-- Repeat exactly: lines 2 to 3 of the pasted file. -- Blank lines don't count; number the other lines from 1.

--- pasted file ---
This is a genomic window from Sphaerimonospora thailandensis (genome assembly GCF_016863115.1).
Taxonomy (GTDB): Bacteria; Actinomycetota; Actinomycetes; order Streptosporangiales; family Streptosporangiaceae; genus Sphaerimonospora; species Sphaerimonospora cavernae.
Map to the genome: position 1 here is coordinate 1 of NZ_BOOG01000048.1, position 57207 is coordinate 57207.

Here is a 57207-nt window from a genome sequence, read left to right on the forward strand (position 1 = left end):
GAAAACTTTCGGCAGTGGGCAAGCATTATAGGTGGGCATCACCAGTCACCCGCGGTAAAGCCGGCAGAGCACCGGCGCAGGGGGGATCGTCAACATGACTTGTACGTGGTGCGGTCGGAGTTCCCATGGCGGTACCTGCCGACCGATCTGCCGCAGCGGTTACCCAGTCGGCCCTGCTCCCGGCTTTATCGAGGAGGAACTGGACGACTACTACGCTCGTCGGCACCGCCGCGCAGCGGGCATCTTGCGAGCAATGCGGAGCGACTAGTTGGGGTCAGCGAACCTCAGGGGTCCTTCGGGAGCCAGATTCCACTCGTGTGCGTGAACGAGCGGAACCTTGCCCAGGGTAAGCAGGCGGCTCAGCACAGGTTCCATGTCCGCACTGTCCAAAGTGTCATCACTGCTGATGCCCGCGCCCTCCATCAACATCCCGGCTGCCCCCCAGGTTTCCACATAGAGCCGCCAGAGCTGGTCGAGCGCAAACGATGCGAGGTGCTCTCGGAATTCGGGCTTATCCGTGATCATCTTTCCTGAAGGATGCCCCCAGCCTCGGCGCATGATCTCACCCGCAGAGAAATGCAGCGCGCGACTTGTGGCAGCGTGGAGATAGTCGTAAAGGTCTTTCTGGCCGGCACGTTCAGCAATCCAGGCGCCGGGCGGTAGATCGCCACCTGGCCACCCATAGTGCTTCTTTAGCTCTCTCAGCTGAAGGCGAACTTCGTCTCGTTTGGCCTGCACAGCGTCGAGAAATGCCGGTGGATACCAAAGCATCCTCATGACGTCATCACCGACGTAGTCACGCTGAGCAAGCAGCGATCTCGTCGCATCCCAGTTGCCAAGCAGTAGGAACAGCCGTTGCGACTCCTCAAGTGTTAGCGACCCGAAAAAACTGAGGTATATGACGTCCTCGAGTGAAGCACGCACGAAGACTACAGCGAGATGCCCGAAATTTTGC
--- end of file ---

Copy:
Taxonomy (GTDB): Bacteria; Actinomycetota; Actinomycetes; order Streptosporangiales; family Streptosporangiaceae; genus Sphaerimonospora; species Sphaerimonospora cavernae.
Map to the genome: position 1 here is coordinate 1 of NZ_BOOG01000048.1, position 57207 is coordinate 57207.